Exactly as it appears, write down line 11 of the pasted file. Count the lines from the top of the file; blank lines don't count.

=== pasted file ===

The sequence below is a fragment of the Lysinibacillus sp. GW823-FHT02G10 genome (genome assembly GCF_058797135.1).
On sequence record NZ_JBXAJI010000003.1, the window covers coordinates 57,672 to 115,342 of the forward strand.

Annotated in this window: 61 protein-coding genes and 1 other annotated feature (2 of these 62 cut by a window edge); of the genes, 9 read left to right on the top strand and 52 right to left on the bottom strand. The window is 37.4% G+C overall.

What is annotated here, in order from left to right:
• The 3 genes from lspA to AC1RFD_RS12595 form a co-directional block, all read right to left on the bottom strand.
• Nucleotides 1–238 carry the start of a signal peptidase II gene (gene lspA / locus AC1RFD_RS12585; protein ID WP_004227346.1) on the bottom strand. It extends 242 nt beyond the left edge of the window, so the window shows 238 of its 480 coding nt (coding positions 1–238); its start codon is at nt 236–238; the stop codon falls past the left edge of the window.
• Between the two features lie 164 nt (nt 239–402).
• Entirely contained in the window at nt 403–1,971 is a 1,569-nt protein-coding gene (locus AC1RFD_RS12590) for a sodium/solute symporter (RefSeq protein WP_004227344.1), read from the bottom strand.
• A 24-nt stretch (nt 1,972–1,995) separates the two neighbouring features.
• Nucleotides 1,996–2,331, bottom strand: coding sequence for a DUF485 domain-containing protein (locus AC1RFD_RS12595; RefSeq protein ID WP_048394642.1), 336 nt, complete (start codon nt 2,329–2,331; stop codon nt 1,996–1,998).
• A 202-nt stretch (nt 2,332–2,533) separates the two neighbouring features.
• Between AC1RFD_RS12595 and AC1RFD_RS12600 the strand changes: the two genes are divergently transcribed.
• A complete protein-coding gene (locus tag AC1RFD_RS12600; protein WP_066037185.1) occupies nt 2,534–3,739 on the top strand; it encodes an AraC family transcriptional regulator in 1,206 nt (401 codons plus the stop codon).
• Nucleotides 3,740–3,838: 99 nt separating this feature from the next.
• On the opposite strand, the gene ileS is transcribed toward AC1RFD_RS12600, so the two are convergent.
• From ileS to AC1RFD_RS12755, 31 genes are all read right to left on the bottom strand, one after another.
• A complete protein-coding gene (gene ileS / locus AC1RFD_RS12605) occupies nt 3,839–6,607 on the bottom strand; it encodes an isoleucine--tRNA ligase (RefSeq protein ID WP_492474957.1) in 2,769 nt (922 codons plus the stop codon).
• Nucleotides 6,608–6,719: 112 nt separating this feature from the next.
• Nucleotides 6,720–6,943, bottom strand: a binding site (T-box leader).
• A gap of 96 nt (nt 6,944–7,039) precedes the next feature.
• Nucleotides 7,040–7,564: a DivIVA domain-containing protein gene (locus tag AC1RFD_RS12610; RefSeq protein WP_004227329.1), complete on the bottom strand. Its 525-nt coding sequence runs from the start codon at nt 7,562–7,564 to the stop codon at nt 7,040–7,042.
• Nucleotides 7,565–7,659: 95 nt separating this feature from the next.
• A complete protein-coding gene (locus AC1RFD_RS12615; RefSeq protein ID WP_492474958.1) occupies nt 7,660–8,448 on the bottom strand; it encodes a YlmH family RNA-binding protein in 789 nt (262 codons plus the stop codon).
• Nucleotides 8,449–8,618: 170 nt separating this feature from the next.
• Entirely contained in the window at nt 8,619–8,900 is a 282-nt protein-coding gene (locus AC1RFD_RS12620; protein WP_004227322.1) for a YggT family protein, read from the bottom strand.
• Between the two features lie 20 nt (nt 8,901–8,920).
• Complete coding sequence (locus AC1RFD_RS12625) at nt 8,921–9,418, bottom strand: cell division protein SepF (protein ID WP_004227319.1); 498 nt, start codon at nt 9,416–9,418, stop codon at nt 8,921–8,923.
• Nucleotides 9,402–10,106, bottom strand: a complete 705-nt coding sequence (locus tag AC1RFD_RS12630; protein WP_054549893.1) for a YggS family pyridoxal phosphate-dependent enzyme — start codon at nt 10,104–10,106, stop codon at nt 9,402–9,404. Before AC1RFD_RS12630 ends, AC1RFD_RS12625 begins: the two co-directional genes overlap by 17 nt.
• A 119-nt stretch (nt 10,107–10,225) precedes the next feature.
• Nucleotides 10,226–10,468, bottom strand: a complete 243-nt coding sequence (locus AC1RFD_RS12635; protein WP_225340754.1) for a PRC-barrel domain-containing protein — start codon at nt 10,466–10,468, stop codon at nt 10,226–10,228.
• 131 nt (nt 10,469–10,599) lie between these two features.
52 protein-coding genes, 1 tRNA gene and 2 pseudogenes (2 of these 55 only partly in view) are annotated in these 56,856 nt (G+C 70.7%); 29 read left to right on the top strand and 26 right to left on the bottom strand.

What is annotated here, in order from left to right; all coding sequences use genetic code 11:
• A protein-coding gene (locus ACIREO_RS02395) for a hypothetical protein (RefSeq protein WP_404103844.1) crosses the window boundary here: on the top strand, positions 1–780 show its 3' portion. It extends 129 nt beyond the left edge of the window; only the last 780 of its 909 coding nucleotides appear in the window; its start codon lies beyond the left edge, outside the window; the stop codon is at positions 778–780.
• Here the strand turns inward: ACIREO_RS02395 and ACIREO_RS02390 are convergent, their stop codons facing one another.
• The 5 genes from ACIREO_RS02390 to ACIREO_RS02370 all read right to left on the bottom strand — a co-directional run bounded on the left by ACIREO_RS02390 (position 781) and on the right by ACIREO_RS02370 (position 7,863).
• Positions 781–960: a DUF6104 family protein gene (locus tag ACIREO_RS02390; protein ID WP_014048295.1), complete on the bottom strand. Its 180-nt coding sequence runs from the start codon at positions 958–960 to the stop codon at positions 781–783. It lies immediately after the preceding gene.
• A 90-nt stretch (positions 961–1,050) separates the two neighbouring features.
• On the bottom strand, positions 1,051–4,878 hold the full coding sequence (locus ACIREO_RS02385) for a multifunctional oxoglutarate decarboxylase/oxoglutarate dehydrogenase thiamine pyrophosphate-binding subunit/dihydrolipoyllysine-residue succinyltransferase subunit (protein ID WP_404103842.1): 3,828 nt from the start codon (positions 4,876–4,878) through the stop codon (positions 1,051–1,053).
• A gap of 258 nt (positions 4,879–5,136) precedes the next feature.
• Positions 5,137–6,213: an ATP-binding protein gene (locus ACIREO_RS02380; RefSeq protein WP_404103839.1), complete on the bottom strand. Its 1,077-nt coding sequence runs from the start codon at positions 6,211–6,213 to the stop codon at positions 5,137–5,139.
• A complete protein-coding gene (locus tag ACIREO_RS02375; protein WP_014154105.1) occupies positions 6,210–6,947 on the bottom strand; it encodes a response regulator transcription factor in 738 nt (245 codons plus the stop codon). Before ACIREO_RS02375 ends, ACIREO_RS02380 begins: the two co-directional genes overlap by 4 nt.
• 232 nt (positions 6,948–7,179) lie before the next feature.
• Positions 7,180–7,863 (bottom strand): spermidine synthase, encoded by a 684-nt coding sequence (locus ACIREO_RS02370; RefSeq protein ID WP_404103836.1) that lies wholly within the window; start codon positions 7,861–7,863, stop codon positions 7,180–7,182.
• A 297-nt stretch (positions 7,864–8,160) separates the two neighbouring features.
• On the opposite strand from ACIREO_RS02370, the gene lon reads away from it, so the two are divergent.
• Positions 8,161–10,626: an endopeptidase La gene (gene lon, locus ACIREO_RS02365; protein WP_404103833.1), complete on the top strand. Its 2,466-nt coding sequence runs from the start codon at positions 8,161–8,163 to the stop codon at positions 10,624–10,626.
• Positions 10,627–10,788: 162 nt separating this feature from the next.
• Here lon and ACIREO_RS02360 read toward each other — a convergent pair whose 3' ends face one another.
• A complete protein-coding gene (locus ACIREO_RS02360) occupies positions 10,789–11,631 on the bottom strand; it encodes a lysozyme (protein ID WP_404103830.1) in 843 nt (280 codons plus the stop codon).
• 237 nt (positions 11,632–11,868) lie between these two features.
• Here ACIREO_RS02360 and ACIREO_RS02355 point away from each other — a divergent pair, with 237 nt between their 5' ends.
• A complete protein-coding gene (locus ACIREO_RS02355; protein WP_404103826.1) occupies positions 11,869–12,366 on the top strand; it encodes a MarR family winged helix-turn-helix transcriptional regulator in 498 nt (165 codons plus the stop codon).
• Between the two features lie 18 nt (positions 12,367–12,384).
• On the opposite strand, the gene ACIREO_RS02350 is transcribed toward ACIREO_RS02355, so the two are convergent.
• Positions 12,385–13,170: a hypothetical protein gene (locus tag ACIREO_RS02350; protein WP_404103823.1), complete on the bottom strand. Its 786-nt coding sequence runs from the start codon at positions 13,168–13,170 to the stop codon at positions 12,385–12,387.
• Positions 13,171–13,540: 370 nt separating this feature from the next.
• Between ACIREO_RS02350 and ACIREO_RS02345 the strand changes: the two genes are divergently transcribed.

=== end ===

• A 202-nt stretch (nt 2,332–2,533) separates the two neighbouring features.